Home » Budget Industry » Russia Tops Dunford’s Threat List, New NATO Deterrence Model ‘Needs to be a Priority’

Russia Tops Dunford’s Threat List, New NATO Deterrence Model ‘Needs to be a Priority’


NATO and the U.S. need new tools to deter increasing Russian aggression as conflict in Eastern Ukraine continues to rage, said Marine commandant Gen. Joseph Dunford during his Thursday nomination hearing to serve as the next chairman of the Joint Chiefs of Staff.

Labeling Russia as “the greatest threat to our national security” and calling their actions “nothing short of alarming” Dunford said the U.S. and NATO needed 21st century deterrence models to counter the Kremlin’s recent hybrid strategies of political and unconventional warfare in Eastern Europe — notably Ukraine.

“Our experience in Ukraine… highlights that we need to update our deterrence and response model to deal with the type of threat we have today,” he told the panel.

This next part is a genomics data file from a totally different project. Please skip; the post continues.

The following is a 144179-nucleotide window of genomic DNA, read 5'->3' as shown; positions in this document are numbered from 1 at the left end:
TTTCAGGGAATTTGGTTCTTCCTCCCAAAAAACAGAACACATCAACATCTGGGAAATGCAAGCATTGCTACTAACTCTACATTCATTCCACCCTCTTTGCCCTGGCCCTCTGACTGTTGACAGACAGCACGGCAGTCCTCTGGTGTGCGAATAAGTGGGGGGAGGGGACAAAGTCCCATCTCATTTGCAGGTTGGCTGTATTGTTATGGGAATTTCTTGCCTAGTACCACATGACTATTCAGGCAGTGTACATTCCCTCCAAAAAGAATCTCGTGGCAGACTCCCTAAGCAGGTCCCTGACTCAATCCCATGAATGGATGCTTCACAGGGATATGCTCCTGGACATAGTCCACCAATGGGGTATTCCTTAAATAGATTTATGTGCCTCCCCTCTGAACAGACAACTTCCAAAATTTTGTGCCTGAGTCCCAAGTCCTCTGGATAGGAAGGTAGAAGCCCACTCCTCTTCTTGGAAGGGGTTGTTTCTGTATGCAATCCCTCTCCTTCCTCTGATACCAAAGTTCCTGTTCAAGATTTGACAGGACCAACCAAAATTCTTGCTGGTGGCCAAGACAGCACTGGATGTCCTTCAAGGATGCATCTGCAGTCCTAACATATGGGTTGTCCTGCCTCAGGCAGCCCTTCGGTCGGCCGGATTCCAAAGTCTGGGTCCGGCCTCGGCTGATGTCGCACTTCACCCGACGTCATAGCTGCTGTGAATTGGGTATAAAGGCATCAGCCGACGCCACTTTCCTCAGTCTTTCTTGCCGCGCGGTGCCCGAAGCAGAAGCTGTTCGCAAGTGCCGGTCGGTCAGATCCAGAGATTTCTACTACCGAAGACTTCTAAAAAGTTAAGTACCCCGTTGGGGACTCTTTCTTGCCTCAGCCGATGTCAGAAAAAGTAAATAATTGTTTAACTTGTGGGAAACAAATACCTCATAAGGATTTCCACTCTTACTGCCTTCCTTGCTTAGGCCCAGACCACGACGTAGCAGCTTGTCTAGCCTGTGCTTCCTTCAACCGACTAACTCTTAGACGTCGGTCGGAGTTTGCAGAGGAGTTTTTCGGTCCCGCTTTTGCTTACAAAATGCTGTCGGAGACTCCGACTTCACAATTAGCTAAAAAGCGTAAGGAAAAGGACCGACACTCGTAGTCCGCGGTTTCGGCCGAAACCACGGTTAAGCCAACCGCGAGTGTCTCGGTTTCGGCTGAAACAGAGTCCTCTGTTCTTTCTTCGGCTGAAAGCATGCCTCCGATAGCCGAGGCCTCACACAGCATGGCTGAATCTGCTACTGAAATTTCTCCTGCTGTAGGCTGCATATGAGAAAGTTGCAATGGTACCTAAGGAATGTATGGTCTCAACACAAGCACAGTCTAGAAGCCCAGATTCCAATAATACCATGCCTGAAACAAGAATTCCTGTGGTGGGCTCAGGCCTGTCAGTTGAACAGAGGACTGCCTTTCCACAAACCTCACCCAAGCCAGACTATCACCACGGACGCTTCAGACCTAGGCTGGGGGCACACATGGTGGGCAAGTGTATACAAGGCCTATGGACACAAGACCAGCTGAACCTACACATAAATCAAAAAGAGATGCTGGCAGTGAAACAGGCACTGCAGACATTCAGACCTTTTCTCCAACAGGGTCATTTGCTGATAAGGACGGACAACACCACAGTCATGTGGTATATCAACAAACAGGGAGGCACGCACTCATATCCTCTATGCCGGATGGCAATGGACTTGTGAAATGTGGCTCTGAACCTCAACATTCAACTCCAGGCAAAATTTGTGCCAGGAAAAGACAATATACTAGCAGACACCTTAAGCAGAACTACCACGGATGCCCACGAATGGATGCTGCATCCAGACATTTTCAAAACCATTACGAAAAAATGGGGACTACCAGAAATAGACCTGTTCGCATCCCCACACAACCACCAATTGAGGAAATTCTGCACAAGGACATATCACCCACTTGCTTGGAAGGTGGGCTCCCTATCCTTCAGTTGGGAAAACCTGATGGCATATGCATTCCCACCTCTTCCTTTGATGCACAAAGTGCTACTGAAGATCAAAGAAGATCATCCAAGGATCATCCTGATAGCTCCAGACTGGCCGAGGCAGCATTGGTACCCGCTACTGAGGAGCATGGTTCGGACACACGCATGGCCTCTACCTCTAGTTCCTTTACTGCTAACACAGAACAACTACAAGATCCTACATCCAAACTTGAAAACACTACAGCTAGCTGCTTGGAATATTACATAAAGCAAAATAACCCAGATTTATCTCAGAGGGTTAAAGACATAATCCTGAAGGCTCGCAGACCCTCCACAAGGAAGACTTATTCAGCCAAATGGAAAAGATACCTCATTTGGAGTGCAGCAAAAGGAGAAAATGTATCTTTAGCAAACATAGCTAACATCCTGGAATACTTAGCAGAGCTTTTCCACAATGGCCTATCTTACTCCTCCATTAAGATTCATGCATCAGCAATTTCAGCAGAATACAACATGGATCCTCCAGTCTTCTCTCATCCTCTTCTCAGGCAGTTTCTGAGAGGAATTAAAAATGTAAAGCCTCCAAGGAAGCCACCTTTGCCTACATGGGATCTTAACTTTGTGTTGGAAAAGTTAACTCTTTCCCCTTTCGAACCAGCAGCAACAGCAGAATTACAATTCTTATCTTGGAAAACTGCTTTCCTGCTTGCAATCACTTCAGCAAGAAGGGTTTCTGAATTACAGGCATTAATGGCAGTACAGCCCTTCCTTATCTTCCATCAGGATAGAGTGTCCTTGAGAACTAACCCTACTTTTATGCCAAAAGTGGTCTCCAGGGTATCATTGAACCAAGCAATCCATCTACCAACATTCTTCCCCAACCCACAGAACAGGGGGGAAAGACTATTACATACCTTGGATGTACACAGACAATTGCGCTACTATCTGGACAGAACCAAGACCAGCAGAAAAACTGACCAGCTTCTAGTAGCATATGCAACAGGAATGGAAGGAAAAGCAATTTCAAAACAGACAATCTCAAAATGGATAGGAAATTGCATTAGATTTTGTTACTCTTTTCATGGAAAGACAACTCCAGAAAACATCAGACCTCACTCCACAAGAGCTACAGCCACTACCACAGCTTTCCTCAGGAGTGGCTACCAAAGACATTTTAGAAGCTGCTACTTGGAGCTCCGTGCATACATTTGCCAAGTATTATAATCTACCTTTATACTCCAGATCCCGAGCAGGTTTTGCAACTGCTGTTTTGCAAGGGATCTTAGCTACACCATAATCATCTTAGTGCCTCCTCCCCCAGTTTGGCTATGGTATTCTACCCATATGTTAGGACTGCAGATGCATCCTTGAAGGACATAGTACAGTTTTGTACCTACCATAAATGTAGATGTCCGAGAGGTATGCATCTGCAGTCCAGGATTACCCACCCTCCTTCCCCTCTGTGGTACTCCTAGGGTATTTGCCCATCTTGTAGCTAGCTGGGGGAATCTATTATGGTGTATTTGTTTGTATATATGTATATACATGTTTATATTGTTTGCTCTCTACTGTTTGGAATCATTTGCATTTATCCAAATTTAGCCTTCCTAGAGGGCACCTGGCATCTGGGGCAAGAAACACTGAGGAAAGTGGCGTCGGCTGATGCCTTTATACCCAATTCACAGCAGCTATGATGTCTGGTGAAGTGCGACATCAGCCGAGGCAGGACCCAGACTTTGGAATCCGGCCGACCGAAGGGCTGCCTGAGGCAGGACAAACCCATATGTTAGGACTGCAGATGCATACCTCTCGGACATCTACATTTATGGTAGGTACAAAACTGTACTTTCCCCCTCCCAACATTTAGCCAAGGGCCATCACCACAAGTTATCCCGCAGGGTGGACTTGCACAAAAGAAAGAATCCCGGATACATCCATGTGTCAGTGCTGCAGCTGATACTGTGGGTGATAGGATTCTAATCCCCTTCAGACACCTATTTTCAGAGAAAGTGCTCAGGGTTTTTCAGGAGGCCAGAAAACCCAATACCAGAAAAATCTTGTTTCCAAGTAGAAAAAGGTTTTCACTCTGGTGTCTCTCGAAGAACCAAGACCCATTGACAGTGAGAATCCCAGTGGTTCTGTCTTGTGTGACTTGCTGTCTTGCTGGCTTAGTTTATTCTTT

“Quite frankly that needs to be a priority.”

In 2014 — during the political instability following the ouster of former Ukrainian president Viktor Yanukovych — Russia seized Ukraine’s Crimean peninsula via a political appeal to Russian-speaking residents and by allegedly dispatching insignia-free troops — so-called “little green men” — into the region to back up the Kremlin’s political machinations.

“That asymmetric threat will be one that we continue to see in the future and in the European context,” Dunford said.
“In Russia we have a nuclear power. Not only one that has the capability to violate the sovereignty of our allies and to do things that are inconsistent with our national interest but they are in the process of doing so. If you want to talk about a nation that could pose an existential threat to the United States, I would have to point to Russia and if you look at their behavior, it’s nothing short of alarming.”